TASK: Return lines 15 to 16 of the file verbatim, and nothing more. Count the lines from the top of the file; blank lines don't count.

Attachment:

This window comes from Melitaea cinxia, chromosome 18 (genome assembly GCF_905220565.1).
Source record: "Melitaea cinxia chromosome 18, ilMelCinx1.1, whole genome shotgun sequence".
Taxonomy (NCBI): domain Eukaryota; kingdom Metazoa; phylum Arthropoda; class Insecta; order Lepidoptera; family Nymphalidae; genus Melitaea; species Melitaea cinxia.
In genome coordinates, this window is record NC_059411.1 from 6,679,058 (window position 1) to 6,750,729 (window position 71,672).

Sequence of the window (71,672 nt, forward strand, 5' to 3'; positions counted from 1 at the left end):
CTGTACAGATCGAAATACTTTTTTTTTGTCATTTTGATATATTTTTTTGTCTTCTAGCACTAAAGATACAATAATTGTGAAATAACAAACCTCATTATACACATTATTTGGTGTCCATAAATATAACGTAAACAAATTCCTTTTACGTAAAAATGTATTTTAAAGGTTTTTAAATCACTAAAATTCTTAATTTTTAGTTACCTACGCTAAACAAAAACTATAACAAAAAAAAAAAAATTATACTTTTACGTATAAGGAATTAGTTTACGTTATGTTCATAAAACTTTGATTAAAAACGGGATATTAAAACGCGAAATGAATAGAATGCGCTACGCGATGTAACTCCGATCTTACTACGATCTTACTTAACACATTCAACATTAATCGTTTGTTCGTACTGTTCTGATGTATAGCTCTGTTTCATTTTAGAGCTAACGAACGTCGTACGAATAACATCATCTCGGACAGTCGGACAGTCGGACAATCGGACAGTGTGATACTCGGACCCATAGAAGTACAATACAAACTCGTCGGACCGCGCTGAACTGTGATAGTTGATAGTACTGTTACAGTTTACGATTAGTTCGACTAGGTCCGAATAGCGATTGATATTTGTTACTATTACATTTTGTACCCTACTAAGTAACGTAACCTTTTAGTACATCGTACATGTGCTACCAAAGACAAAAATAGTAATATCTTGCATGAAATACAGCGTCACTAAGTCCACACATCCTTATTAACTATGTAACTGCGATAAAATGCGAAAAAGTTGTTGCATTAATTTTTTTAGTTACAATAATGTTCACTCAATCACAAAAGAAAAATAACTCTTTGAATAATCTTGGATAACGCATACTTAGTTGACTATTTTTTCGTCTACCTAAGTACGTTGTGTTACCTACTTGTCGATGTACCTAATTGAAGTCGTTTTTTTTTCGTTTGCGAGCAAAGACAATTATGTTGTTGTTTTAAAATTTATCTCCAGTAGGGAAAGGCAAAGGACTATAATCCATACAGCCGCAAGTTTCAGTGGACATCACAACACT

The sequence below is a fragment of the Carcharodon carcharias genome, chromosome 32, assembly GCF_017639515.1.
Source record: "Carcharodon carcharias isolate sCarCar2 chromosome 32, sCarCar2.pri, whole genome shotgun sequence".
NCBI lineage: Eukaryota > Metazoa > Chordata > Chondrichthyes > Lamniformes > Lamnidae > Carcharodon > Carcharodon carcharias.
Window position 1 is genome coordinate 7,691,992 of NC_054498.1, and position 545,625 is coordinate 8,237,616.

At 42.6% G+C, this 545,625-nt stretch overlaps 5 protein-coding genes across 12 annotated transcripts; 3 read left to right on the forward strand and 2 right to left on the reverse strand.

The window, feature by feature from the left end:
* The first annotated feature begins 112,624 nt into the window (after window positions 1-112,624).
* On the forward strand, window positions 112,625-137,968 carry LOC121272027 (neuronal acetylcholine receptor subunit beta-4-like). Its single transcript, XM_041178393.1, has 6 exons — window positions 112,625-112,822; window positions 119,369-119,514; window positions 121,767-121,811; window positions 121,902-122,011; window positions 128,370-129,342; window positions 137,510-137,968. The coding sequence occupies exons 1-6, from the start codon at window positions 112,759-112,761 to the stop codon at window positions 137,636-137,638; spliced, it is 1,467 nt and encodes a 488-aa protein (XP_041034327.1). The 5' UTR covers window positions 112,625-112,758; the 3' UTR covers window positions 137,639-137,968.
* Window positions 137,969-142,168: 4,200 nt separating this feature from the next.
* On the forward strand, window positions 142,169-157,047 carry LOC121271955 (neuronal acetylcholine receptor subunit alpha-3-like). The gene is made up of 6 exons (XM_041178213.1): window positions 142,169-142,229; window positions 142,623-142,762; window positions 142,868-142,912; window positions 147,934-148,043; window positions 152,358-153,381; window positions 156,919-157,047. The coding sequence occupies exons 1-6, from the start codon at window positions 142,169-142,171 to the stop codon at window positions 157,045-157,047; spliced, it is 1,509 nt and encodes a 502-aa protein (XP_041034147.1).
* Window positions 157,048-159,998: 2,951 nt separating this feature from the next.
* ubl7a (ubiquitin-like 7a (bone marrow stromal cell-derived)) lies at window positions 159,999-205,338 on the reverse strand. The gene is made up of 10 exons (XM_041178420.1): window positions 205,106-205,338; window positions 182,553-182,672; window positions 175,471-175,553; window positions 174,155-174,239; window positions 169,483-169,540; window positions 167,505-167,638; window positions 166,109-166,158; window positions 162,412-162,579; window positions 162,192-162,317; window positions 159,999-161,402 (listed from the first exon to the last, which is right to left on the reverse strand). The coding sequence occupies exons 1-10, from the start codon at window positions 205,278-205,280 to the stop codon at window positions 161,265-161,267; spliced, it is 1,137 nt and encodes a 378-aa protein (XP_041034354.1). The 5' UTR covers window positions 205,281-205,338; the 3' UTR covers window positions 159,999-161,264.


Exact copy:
* Window positions 137,969-142,168: 4,200 nt separating this feature from the next.
* On the forward strand, window positions 142,169-157,047 carry LOC121271955 (neuronal acetylcholine receptor subunit alpha-3-like). The gene is made up of 6 exons (XM_041178213.1): window positions 142,169-142,229; window positions 142,623-142,762; window positions 142,868-142,912; window positions 147,934-148,043; window positions 152,358-153,381; window positions 156,919-157,047. The coding sequence occupies exons 1-6, from the start codon at window positions 142,169-142,171 to the stop codon at window positions 157,045-157,047; spliced, it is 1,509 nt and encodes a 502-aa protein (XP_041034147.1).